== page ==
TikTok and the Sorting Hat
Why TikTok's algorithm is more disruptive than you think
As a reminder, I’m Eugene Wei, a former product guy at companies like Amazon, Hulu, Flipboard, and Oculus, and I’ve kept a personal blog Remains of the Day since 2001, offering what I describe as “Bespoke observations, 80% fat-free”, though the perceived fat ratio will vary depending on your tastes in technology, media, and all the other random topics I cover.
Apologies for the long hiatus from posting here. If you’re like me, you’re probably buried in unread newsletters anyhow. I’ve been in a prolonged state of mourning for many things, not the least the state of the world, and I’ve been booked on back to back to back consulting engagements. I haven’t stopped writing, but a lot of it has been private client work.
This one is a short update, simply to point to my new blog post TikTok and the Sorting Hat. I’d post it in its entirety here but it includes copious sidenotes that can only be displayed on my blog.
In the post, which I think will be the first and longest of roughly three pieces on TikTok, I don’t address the proposed divestment or ban of TikTok, nor do I cover the geopolitical or security issues involved. There’s plenty of writing on that already, and I don’t have anything new to add.
Instead, I dig into why I find TikTok so fascinating and disruptive a company. Namely, it has an algorithm so perceptive and efficient that it allowed an app built by two Chinese guys in Shanghai (Musical.ly) to finally level up to TikTok and pierce the cultural veil in markets as diverse as the U.S., India, and the Middle East.
I have friends who work at Bytedance, and they’d be the first to admit, they don’t understand most of the video memes on TikTok in the U.S. Hell, I don’t understand some of them myself, and I was born and raised here. In the past, Chinese apps have really struggled to make inroads in the West. I can’t think of a single one that has made a real dent. The cultural differences, especially the language barriers, and the varying design aesthetics (often driven by the differences in the rendering Chinese versus English), have made international market expansion a real challenge for China.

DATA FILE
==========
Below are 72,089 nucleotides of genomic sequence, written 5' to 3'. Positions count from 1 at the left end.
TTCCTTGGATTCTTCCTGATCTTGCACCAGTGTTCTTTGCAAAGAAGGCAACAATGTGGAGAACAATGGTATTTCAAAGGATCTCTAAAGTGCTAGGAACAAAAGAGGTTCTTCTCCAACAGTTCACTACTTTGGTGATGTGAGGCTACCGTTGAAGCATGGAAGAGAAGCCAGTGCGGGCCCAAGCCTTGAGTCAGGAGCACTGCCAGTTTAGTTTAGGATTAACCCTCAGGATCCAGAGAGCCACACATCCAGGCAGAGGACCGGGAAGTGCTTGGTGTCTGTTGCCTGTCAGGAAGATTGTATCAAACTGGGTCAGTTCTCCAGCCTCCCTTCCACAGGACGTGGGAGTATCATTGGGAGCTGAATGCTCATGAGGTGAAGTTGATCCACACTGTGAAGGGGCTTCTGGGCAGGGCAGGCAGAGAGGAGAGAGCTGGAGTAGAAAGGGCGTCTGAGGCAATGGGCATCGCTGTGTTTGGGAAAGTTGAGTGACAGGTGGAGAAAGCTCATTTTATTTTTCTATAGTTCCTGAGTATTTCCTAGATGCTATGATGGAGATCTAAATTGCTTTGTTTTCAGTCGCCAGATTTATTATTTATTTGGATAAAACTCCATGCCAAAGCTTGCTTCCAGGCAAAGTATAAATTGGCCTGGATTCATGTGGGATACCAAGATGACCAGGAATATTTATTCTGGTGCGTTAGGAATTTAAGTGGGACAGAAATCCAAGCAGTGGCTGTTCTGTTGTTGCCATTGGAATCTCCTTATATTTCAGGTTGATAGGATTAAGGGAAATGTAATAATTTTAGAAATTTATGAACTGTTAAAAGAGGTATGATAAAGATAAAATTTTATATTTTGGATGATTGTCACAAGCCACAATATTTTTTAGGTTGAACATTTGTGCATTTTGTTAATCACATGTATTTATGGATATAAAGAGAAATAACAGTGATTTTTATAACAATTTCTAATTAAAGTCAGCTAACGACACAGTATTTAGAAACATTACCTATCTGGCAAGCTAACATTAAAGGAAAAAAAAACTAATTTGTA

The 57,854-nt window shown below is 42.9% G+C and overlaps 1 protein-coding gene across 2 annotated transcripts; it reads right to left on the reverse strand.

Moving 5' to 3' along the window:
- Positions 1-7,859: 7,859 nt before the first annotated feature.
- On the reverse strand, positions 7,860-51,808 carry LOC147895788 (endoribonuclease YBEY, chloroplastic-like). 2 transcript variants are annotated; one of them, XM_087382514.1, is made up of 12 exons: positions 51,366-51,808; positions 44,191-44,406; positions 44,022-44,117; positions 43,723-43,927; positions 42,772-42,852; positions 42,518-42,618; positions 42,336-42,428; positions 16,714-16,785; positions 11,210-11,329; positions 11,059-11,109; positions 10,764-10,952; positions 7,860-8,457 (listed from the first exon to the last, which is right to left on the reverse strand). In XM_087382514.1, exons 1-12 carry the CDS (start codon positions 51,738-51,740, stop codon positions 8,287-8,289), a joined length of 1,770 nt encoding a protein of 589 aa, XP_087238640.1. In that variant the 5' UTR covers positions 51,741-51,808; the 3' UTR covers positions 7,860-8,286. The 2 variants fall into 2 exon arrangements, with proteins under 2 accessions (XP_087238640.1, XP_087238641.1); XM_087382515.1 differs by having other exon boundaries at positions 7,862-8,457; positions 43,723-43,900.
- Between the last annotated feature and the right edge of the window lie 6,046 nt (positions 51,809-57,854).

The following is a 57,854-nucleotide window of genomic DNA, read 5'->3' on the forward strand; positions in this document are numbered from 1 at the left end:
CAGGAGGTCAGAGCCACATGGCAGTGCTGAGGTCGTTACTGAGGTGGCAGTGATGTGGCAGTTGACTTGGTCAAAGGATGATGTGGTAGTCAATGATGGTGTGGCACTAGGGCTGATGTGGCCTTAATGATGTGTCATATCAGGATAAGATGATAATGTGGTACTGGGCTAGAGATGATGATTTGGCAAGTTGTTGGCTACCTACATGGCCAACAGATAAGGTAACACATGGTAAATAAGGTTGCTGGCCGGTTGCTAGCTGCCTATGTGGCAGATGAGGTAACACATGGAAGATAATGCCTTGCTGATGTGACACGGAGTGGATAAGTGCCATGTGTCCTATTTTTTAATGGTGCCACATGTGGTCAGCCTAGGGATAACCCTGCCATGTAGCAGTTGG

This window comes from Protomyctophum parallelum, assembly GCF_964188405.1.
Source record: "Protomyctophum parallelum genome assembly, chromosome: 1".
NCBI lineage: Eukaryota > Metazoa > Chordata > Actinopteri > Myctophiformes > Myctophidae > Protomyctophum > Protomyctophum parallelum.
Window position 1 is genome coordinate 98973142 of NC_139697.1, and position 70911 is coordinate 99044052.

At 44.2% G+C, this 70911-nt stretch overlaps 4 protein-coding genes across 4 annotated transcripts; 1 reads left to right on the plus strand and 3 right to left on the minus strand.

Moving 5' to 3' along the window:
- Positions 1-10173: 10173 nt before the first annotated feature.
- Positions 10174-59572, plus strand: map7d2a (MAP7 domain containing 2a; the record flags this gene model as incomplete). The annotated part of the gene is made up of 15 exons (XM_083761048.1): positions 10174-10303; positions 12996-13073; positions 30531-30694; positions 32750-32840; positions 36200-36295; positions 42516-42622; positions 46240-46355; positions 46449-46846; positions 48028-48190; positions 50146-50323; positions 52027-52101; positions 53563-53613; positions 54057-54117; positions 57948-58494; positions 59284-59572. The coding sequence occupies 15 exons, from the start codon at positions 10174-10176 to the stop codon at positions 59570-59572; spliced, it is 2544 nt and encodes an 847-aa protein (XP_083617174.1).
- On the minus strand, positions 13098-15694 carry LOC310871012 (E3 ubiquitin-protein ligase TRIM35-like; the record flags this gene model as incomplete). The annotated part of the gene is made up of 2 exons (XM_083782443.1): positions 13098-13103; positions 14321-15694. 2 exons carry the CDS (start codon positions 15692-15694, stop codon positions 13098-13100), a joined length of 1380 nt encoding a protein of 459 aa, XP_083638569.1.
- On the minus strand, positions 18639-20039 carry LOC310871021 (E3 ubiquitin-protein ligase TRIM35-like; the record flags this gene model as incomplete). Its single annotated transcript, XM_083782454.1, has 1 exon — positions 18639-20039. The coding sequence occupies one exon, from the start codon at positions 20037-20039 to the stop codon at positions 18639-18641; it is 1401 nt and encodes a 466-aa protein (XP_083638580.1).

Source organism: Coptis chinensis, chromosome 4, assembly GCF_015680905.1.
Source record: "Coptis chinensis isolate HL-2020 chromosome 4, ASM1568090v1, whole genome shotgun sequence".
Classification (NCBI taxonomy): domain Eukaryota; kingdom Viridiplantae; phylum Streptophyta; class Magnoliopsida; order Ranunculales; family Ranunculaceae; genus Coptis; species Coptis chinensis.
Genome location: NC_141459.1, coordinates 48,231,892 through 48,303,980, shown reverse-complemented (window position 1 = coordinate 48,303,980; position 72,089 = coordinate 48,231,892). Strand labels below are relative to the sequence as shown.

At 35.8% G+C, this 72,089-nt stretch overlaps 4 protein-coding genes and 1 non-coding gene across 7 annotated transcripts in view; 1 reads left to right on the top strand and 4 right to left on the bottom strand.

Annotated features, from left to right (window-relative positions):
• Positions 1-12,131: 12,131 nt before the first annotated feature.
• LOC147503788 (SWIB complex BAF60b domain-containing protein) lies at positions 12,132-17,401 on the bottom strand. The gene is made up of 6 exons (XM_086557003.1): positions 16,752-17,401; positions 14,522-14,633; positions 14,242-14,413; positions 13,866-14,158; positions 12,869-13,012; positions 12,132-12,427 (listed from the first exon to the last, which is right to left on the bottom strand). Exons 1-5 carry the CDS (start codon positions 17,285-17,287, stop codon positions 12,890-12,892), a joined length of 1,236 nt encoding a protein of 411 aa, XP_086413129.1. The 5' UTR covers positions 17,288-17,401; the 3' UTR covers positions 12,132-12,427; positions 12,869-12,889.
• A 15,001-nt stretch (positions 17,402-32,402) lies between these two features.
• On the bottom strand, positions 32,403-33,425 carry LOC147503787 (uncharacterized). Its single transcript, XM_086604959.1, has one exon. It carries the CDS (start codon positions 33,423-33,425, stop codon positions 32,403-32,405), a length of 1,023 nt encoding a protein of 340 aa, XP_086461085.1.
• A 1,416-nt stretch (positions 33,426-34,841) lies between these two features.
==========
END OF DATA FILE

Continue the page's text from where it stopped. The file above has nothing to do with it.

But that’s the magic of TikTok’s algorithm: it abstracts away culture! Machine learning figures out who will like what videos, you don’t have to even understand what the videos are about. In doing so, TikTok bypasses all the hard work other apps have done to try to derive the interest graph.
Using a social graph as a way to reverse engineer the interest graph has always been a roundabout way of building it. But the interest graph is where almost all the money is: for targeted advertising, for e-commerce, for SVOD subscriptions, and so on. Knowing what people like is one of the fundamental ways to achieve product-market-fit. That algorithms can now do much of that work for you may not be new, but the way that TikTok has employed that, in conjunction with short video, is new and disruptive.
In TikTok, I see an alternate path to competing with tech giants like Facebook/Instagram, Twitter, Amazon, YouTube, et al. An algorithmically driven video-based attack that doesn’t try to beat them by being them but by attacking from an oblique angle.
There is some irony that at the very moment Chinese tech finally figured out a successful approach into the U.S. market, the Trump-led administration might lock them out. However, for potential purchasers of TikTok in the U.S., this is a once-in-a-generation opportunity to pick up an invaluable asset. The only surprise, to me, is that more companies aren’t rumored to be aggressively bidding. Microsoft is hardly the most logical destination, yet even they can recognize what a gem of a firesale this is.
If you’re interested, check out the piece and let me know what you think. I’ll ping this list again when my next entry comes out. I promise that the follow-up won’t take months.